Is there anyone who can't be treated via the endovascular approach?
There are defined criteria that we always try to follow. Those who don't entirely fit the criteria are cases to consider as a team. For example, a patient with a very extensive cerebral ischemia is likely to gain little from a re-canalisation of the artery, because the cells will no longer regain their function, and there may even be a risk of haemorrhage.
I know that this is a very basic question, but where and how do you train to perfect such a delicate technique?
In truth, there are endovascular therapies even more delicate than stroke therapy. An aneurysm, for example, is much more meticulous. But I can tell you about my training. When I was doing my specialisation I practised on animals, I did some practical courses, but also on computerised models. The companies that market materials for the treatment sponsor the organisation of courses and promote them so that we can train.
But there is a moment when it becomes real. And that is the first time. Do you remember it?
Before we are independent, we spend hours watching and helping senior colleagues. This is very important, and you learn a lot. The difficult part of the technique isn't limited to the hand, nor the delicacy of your movements, it's having the sense of how to decide in that moment what is the best material to use, its dimensions and, once again, whether we should proceed with the treatment in that particular case or not. I think that the first time that I removed a thrombus was during another procedure. We were treating an aneurysm and a clot formed unexpectedly. It was all so quick and effective that there were no sequelae.
Does the physician feel the time pressure too?
Yes, one of the most commonly used phrases in stroke initiatives is "Time is Brain" and, according to this logic, everything always seems to take too much time. The patient has to arrive, be laid down, prepared, anaesthetised and the entire process seems to be very slow.
Then there are patients who have straight arteries, and others who have winding arteries, which means it takes more time to get to the exact place where the clot has formed. Then, there are thrombi that can be removed quickly, and others that take longer to get out. Time depends not only on our quickness, but also on the anatomy of the patient, the type of blood clot and the material used. Sometimes, the same material and the same brand that was used successfully in one patient may not be effective in another, and we can't explain that.
What happens to the patient if an endovascular procedure doesn't go well?
They may maintain their initial state, show no improvements. If there is too much ischemia and cerebral oedema they may need a surgical procedure, a craniectomy. Neurology and Neurosurgery are always aware of these stroke situations, where it isn't possible to reverse ischemia. And, from then on, there is a long process of rehabilitation, physiotherapy, speech therapy, etc., etc., to try to alleviate the disability and dependence in daily activities.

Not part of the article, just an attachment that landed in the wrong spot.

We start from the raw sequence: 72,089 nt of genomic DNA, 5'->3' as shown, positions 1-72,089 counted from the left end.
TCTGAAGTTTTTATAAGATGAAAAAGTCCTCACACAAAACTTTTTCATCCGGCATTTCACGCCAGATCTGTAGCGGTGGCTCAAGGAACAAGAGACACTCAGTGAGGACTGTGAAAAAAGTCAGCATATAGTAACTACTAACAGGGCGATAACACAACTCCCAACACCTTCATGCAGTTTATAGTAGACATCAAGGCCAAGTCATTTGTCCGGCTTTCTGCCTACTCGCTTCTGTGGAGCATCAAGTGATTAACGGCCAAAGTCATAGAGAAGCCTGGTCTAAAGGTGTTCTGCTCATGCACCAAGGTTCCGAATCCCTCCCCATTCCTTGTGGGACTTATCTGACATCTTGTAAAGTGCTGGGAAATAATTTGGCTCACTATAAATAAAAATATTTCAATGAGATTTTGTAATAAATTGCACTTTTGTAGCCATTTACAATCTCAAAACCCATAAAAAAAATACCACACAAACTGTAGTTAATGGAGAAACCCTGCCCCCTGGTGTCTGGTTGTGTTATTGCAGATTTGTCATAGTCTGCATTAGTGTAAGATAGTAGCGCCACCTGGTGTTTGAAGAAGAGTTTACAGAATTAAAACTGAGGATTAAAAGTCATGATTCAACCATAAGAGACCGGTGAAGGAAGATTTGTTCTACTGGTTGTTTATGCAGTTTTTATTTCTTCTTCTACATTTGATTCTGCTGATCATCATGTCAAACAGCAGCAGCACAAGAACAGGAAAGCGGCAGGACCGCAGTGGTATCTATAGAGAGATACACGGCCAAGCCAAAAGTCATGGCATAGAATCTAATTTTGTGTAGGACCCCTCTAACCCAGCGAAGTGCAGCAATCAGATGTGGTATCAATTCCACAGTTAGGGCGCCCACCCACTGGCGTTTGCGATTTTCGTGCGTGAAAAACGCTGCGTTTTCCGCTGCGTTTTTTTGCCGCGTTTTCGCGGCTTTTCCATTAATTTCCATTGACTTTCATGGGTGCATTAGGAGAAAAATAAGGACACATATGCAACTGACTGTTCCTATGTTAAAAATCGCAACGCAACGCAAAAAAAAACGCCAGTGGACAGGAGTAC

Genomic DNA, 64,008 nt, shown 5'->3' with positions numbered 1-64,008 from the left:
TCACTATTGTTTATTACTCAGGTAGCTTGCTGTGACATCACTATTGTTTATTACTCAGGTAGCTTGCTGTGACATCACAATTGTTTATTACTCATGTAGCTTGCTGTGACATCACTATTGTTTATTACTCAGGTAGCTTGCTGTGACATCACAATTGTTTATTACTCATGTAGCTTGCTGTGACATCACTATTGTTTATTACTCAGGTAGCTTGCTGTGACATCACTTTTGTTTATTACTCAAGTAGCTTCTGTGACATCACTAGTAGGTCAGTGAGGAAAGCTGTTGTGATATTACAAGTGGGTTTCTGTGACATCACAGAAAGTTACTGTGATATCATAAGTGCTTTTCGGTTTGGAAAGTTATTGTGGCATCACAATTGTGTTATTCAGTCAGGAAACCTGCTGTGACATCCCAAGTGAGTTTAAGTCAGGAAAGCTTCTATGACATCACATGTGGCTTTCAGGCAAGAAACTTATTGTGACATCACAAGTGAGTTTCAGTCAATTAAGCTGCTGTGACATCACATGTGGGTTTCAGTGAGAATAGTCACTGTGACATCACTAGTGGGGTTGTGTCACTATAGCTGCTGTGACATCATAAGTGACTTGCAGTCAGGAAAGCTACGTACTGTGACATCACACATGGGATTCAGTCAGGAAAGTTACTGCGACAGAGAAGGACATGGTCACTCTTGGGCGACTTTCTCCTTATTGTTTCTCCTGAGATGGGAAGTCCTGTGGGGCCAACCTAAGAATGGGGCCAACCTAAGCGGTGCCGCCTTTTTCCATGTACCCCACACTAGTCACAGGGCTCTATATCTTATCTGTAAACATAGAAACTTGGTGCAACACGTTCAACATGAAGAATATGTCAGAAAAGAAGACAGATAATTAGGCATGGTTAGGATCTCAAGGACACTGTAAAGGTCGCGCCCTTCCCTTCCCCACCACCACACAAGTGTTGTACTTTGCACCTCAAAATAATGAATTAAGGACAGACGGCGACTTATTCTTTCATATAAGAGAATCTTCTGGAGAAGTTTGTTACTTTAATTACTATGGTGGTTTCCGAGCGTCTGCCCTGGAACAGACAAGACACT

Lia Neto, as any physician in her area of intervention, has a fleeting contact with the patients that she treats, since she doesn't follow them after treatment, as they are referred to Neurology. Sometimes she speaks with the family at the end of the procedure. After the first 24 hours, you can analyse your patient's CT scan, but in fact it is usually only after a few months that the actual results of the treatments are evaluated. Each case with a less than ideal outcome, however, only gives us experience and lessons to deal with the next patient who comes in, helping us to remember the best decision to make.
The coordination of all the means, to ensure that the functioning of the Green Route becomes more and more effective, depends on an enormous combination of factors that are out of your hands. There are still many physicians who don't know which hospitals are part of the Lisbon Metropolitan Emergency Service or when it is working. Providing information and raising awareness within the medical community, but also within the civil community, may help to consolidate routines so that these procedures become increasingly agile and swift.
Professor and physician Lia Neto was born in Faro, and her parents continue to live in south Portugal. If, by chance, they have a stroke, she knows that they will certainly not be treated as her patients in Lisbon.
Maybe that's why she considers the possibility of one day performing her procedures in the south. But the south must activate them.